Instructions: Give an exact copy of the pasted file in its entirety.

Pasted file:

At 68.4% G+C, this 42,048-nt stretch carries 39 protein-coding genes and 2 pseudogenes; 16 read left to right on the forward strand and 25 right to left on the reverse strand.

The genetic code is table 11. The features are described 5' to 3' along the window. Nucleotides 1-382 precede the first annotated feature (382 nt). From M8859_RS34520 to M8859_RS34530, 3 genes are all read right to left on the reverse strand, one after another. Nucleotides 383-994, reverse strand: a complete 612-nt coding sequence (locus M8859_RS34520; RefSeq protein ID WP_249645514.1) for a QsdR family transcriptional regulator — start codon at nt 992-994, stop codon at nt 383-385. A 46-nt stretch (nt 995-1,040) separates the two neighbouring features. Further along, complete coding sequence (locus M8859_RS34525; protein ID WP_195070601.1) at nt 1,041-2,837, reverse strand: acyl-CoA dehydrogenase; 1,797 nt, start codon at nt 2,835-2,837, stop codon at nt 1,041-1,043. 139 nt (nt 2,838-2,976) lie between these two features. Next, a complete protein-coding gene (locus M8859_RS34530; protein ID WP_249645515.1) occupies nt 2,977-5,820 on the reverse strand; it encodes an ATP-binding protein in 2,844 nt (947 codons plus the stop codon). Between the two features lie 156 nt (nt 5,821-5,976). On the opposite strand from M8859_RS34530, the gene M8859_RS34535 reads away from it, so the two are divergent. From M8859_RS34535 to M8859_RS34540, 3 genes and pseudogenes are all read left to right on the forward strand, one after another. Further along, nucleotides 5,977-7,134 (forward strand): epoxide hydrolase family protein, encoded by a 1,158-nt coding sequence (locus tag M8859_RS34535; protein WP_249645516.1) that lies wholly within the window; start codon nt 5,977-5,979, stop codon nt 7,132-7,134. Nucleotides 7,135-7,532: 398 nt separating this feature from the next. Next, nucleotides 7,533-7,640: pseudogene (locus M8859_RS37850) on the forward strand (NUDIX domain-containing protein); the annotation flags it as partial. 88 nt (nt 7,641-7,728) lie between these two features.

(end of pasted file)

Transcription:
At 68.4% G+C, this 42,048-nt stretch carries 39 protein-coding genes and 2 pseudogenes; 16 read left to right on the forward strand and 25 right to left on the reverse strand.

The genetic code is table 11. The features are described 5' to 3' along the window. Nucleotides 1-382 precede the first annotated feature (382 nt). From M8859_RS34520 to M8859_RS34530, 3 genes are all read right to left on the reverse strand, one after another. Nucleotides 383-994, reverse strand: a complete 612-nt coding sequence (locus M8859_RS34520; RefSeq protein ID WP_249645514.1) for a QsdR family transcriptional regulator — start codon at nt 992-994, stop codon at nt 383-385. A 46-nt stretch (nt 995-1,040) separates the two neighbouring features. Further along, complete coding sequence (locus M8859_RS34525; protein ID WP_195070601.1) at nt 1,041-2,837, reverse strand: acyl-CoA dehydrogenase; 1,797 nt, start codon at nt 2,835-2,837, stop codon at nt 1,041-1,043. 139 nt (nt 2,838-2,976) lie between these two features. Next, a complete protein-coding gene (locus M8859_RS34530; protein ID WP_249645515.1) occupies nt 2,977-5,820 on the reverse strand; it encodes an ATP-binding protein in 2,844 nt (947 codons plus the stop codon). Between the two features lie 156 nt (nt 5,821-5,976). On the opposite strand from M8859_RS34530, the gene M8859_RS34535 reads away from it, so the two are divergent. From M8859_RS34535 to M8859_RS34540, 3 genes and pseudogenes are all read left to right on the forward strand, one after another. Further along, nucleotides 5,977-7,134 (forward strand): epoxide hydrolase family protein, encoded by a 1,158-nt coding sequence (locus tag M8859_RS34535; protein WP_249645516.1) that lies wholly within the window; start codon nt 5,977-5,979, stop codon nt 7,132-7,134. Nucleotides 7,135-7,532: 398 nt separating this feature from the next. Next, nucleotides 7,533-7,640: pseudogene (locus M8859_RS37850) on the forward strand (NUDIX domain-containing protein); the annotation flags it as partial. 88 nt (nt 7,641-7,728) lie between these two features.